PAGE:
During his first deployment to Iraq in 2004, then-1st Sgt. Michael Grinston earned two Bronze Stars with “V” devices for valor.
Grinston, who is now the Sgt. Maj. of the Army, has received five Bronze Stars in total, two with “V” devices that signify valor in combat. He received those medals for actions on the same deployment, when he was in Iraq from 2004 to 2005 with Charlie Battery, 1st Battalion, 7th Field Artillery Regiment. In the years since, he has deployed two more times to Iraq, and twice to Afghanistan.
While he received two Bronze Stars with “V,” one of them stands out the most, which Grinston said he doesn’t typically talk about. In an interview with Task & Purpose, as part of a profile of Grinston and his Army service, he discussed it briefly. It’s a day that is still emotional for him and other members of the battalion to remember, as they lost three soldiers in a matter of minutes.
“I lost soldiers, and those soldiers were right next to me,” he said of that day. “I got a valorous award and I’d give it back right now if I could get my soldiers back.”
On April 9, 2004, Grinston and his company commander, Capt. Bill Kirby, were with Alpha Platoon at a local Iraqi police station in Baiji. The policemen told Grinston and Kirby that there was “some sort of insurgence presence” at the mayor’s office, according to Dave Alvarey, the leader of Alpha Platoon, about 10 blocks south of the police station. The commander of 1st Battalion, Lt. Col. Kyle McClelland, was already there, enduring enemy fire.
“They thought I was in trouble because we got mortared at the mayor’s office,” McClelland, who is now retired, told Task & Purpose. “So he was leading his unit to come save me … and they got ambushed.”
A squad of 12 soldiers, including Grinston and Alvarey, set out towards the mayor’s office, a trip that Alvarey remembers being “kind of eerily quiet.” With Grinston near the front of the group, they came upon a major road in the city — ”not where most people would want to be in daylight hours,” McClelland said — and got into position to cover each other as they ran across the street, one by one. Suddenly, Alvarey was enveloped by a cloud of smoke and dust.
The soldiers had been hit with a rocket propelled grenade.
The platoon sergeant and squad leader were killed instantly, and the platoon medic was seriously injured. One of the soldiers was blown apart in the blast. It was “very chaotic,” Alvarey said, but he recalled Grinston was “very calm” as soldiers began firing back at enemy fighters.
“With complete disregard for his own personal safety, [Grinston] ran directly into the path of an enemy vehicle engaging and killing two enemy personnel,” the Bronze Star with “V” citation says. “His heroic action permitted the safe evacuation of his platoon to include a seriously injured soldier.”
The firefight continued for about 15 and 30 minutes before another team of soldiers helped pull them out. As he got into one of the front Humvees with the seriously injured medic, who later died, Alvarey said he looked behind him at the last convoy, where he saw Grinston. He was “looking around” the ground, making sure “everything was taken care of.”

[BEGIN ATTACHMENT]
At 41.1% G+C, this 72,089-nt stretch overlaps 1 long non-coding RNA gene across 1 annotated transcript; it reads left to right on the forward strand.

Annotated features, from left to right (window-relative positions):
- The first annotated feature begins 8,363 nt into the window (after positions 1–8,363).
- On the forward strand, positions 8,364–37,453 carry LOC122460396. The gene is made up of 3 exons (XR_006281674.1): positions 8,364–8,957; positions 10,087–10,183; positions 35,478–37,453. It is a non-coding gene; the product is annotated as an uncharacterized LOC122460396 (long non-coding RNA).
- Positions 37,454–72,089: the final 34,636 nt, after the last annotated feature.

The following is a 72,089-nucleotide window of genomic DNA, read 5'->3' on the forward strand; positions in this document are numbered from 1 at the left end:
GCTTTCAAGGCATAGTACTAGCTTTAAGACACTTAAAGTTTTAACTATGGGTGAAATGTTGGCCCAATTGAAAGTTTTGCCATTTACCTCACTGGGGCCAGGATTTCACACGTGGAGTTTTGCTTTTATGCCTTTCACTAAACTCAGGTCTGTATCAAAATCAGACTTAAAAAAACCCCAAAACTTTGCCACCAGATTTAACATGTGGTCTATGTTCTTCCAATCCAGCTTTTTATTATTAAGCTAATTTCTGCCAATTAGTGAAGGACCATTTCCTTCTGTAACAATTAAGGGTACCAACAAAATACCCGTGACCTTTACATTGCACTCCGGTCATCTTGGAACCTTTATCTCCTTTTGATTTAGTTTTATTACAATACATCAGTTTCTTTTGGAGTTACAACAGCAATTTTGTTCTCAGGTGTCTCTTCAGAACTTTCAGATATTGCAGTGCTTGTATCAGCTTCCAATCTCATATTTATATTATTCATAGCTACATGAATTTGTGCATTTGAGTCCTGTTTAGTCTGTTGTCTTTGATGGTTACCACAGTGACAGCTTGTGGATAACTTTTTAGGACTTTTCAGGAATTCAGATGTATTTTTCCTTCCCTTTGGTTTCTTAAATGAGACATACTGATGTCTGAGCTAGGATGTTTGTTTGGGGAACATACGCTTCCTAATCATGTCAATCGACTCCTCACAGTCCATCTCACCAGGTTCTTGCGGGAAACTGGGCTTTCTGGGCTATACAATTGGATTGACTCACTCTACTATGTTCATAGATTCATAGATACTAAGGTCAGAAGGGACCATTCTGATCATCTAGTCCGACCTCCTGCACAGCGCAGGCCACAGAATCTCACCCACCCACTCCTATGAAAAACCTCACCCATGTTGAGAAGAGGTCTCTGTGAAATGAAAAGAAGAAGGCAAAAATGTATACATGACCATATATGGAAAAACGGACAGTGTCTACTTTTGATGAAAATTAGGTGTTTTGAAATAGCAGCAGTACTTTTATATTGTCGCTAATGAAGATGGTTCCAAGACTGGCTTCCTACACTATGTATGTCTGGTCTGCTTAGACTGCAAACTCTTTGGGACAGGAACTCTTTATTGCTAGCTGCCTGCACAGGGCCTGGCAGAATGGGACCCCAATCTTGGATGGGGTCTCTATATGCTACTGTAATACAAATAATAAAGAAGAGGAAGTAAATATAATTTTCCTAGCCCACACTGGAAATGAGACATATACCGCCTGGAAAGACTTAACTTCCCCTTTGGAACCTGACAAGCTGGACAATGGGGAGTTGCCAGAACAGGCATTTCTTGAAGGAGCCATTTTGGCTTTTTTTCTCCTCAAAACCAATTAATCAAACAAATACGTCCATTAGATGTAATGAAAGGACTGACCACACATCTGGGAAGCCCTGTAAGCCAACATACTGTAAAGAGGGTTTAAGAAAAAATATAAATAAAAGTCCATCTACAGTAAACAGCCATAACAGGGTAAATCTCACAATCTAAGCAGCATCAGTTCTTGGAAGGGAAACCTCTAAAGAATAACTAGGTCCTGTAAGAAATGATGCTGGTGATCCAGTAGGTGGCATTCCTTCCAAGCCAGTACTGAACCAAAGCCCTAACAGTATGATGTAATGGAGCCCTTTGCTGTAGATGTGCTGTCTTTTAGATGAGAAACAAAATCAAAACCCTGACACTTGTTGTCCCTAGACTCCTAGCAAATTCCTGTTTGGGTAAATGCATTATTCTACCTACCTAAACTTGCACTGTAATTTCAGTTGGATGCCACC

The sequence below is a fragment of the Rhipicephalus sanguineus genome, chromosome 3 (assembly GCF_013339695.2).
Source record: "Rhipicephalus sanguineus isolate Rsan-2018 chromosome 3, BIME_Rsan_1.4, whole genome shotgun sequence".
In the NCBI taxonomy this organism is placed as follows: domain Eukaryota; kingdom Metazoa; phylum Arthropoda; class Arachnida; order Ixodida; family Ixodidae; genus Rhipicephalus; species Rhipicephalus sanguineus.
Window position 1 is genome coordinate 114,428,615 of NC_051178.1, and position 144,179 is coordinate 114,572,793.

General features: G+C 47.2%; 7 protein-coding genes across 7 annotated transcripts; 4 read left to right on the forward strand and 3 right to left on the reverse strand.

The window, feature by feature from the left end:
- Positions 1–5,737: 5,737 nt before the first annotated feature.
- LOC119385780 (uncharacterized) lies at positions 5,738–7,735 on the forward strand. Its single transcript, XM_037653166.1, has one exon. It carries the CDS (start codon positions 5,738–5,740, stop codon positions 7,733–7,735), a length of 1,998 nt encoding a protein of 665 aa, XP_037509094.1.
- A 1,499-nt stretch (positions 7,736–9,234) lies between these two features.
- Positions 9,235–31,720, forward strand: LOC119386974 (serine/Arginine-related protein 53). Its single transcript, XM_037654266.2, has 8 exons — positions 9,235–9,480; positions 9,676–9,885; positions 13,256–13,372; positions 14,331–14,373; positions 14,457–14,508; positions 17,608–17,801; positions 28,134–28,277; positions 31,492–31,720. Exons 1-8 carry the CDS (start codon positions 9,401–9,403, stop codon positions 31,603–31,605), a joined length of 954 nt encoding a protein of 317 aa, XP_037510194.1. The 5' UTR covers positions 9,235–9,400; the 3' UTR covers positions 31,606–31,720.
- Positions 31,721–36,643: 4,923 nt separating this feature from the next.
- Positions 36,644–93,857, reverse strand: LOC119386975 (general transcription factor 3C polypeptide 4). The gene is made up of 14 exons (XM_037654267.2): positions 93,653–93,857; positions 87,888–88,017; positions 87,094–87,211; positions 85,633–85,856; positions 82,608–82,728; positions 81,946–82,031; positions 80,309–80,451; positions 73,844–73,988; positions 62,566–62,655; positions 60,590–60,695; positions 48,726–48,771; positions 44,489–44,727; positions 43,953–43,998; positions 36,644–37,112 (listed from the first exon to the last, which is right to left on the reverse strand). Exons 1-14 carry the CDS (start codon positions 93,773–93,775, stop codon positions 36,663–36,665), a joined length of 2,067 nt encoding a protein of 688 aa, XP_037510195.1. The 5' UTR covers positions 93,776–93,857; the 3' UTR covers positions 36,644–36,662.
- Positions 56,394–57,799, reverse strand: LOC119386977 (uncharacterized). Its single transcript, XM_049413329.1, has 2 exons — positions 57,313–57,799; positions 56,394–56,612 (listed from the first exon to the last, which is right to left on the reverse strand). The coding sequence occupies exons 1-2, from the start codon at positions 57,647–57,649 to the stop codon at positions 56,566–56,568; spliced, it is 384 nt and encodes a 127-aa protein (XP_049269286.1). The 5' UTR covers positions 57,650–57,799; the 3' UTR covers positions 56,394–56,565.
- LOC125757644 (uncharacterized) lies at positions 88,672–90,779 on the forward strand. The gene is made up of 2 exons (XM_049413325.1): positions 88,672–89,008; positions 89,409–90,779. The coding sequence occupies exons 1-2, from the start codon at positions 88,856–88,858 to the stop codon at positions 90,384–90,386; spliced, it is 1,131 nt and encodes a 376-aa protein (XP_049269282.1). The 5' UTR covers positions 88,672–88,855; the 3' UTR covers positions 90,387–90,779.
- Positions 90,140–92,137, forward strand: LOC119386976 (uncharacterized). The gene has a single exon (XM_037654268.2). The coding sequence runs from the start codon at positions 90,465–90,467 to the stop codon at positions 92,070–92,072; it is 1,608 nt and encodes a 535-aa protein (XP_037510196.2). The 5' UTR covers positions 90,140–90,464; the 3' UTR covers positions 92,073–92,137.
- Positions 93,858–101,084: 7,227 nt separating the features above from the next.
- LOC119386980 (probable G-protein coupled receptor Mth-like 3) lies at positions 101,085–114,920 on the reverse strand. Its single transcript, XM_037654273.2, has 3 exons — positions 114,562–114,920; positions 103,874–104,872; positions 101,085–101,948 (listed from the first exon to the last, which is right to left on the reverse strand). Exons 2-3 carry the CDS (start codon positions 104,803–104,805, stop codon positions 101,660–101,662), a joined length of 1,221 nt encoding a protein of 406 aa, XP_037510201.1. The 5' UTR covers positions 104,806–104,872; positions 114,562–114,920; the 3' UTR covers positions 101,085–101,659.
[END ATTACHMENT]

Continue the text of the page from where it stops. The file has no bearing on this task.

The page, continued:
“Grinston stayed there until he got every piece of military equipment, every piece of a body put in a truck,” said McClelland, who recalled returning to base and seeing three body bags lying next to the aid station. He carefully tugged at the zipper and looked at each of the fallen soldiers — Staff Sgts. Raymond Jones and Toby Mallet, and Spc. Peter Enos. “I started crying,” he said.
“The one thing I remember is it was almost like seeing someone that worked in a butcher shop,” said Brendan Dignan, who was a lieutenant in Charlie Battery, recalled of Grinston. “His entire uniform was just full of blood. And so I think it goes to show that it was a tough place, but he was also in the middle of it, any time that there was a firefight or any sort of engagement.”
Grinston’s second Bronze Star with “V” was awarded as a result of his actions just months later, on July 2, 2004. Grinston was on a patrol mission surveilling a mosque, the citation says, when the patrol was “attacked with rocket propelled grenades, small arms, and sniper fire.” Over five hours, the soldiers were “engaged numerous times” by enemy forces.
“After assaulting through the enemy fire, [Grinston] mounted a counterattack and defeated the enemy, resulting in 10 anti-Iraqi forces killed and 10 anti-Iraqi forces wounded, with no friendly casualties,” the citation says.
All these years later, April 9 remains the day that “our unit remembers,” Dignan said. And it’s clear that it remains on Grinston’s mind as well: Just last week, Grinston posted a photo on Twitter visiting the graves of two of the soldiers killed that day.
“Wanted to start block leave by making sure these soldiers are never forgotten,” he said.
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